During the week of October 17, 2013, Square introduced a new person-to-person (P2P) money transfer app called Square Cash. The industry chatter had people calling the app “clean, simple, easy to use, free”. . . obviously a game changer. It was hard to believe how positive the response was. Now, a month later, the hype has died down. The question was, Could the app stand the test not only by another industry analyst (me) but also by his college student offspring (mine)? So last Sunday night I launched my own test.
I sent the Square Cash email notification to the kids late Sunday evening via an outbound email to their emails, copying firstname.lastname@example.org and typing the dollar amount to be transferred as the Subject. I included a note describing what the email was about and asking my kids three questions: How quick is the process? What is the experience like (say compared to Venmo)? And would you use it again, next time with friends? Finally, I downloaded the Square Cash application from the iTunes store and tried sending cash using the application on my iPhone.
First, my take: Wow! Clean, simple, easy to use, intuitive, and really at NO COST! I am sounding like the other reviewers in the industry but with additional pats on Square’s back. At every turn my experience was positive. I found the interface for the service incredibly clean and familiar since it was based on my own email. It is simple to use with just three entries required on the email. To test an alternative mode of use, I downloaded the Square Cash app for my iPhone (as you can do on your Android phone). I clicked on “Attach to Email,” typed in the dollars to be transferred, and the application dropped me into my email, where I just entered my kids’ email addresses to send the money.
Truthfully, my biggest and only personal complaint involves a bit of a security fear. Square Cash has taken great effort to assure the app’s users that Square has security under control, but I’d probably ask the service to take a final step and guarantee my funds. If any funds are transferred from my account by Square, I’d ask the company to guarantee to replace those funds if I didn’t approve the transfer. I know the service is free, but all that it would take would be a couple of problems arising and the service could collapse as consumers (and I) run for the hills.
Finally, I heard back from my kids about the P2P money transfer. Other than the elation of receiving money without having asked for it, I heard the following…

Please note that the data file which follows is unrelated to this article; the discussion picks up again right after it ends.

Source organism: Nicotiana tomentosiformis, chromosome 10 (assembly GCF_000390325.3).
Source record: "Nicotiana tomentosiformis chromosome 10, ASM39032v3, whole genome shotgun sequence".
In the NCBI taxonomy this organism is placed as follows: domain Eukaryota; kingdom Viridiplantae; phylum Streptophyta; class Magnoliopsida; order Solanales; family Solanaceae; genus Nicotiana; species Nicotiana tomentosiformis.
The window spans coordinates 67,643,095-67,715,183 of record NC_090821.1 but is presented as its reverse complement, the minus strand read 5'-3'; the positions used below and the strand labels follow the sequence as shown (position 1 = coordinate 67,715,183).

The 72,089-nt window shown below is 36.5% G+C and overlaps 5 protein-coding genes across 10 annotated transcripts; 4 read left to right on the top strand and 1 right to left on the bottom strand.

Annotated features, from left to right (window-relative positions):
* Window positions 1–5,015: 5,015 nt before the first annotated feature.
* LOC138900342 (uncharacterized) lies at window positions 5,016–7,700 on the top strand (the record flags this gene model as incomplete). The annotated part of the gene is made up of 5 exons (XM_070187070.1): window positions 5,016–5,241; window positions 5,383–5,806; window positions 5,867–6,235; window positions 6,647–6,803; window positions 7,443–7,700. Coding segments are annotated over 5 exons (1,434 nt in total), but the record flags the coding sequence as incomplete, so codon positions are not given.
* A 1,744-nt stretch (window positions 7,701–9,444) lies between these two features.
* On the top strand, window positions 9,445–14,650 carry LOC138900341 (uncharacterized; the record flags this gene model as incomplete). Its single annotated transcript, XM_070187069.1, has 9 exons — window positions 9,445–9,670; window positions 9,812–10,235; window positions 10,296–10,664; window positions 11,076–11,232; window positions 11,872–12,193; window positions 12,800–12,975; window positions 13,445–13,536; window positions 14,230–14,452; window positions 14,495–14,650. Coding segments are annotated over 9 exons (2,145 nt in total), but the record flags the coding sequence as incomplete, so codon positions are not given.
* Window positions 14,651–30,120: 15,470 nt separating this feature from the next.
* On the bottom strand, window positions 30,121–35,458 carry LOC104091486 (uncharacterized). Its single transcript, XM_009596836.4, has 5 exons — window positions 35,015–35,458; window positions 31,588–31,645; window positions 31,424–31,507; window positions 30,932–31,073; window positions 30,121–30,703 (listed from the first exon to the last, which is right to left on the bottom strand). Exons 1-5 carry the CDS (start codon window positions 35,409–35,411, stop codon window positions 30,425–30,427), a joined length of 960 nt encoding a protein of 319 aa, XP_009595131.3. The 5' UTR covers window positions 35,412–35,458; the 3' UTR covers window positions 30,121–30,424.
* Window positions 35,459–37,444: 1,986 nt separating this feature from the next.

- On one hand the app was really simple. It took them only seconds to complete the money transfer to their debit accounts.
- But, my son said that when the email arrived, it initially felt like spam and: “It didn’t feel like it was real until you explained it to me.”
- If I hadn’t followed up immediately with a text saying the email was legit, he said he probably would have ignored the P2P transfer email. It had seemed to him that this message was what someone trying to commit fraud would do to get his debit card number, expiration date, and zip code. (Square Cash should probably add something to the process to make it a little more formal and serious.)
- He also said the app didn’t feel secure: What if someone got his phone and gained access to the email capability or the cash app? Shouldn’t the cash app have a separate ID and password on it?
- All in all, he said he’d use the app again, but he didn’t know how quickly his friends would take to it.
- My daughter, on the other hand, said the app was almost too simple. She almost forgot to cc: email@example.com. She preferred the Square interface to enter her debit card number, expiration date, and zip code to those of Venmo.
- She wasn’t sold on the app compared to Venmo, though. All her college friends use Venmo, which is the standard P2P money transfer mechanism at her university. Any money transfer app she ends up wanting to use, her friends must also use or it’s worthless.
- Two pluses for Square Cash: It seems as easy to use as Venmo and maybe a little safer since it does a “confirm request” and Venmo doesn’t.
Perhaps the comment that hurt the worst was, “Gee, Dad, it almost seems like Square Cash was made for older people using email and Venmo was made for younger people using our mobile numbers.” I’m “older people”? I wonder if the lack of friction that makes the app natural for me to use makes it seem a little dated for the next generation. No matter how you look at it, the battle is heating up in P2P and we haven’t seen the clear winner yet. For those banks stepping into the P2P fray, new, easy options are out there and the competition is not “old-school.” Stay tuned.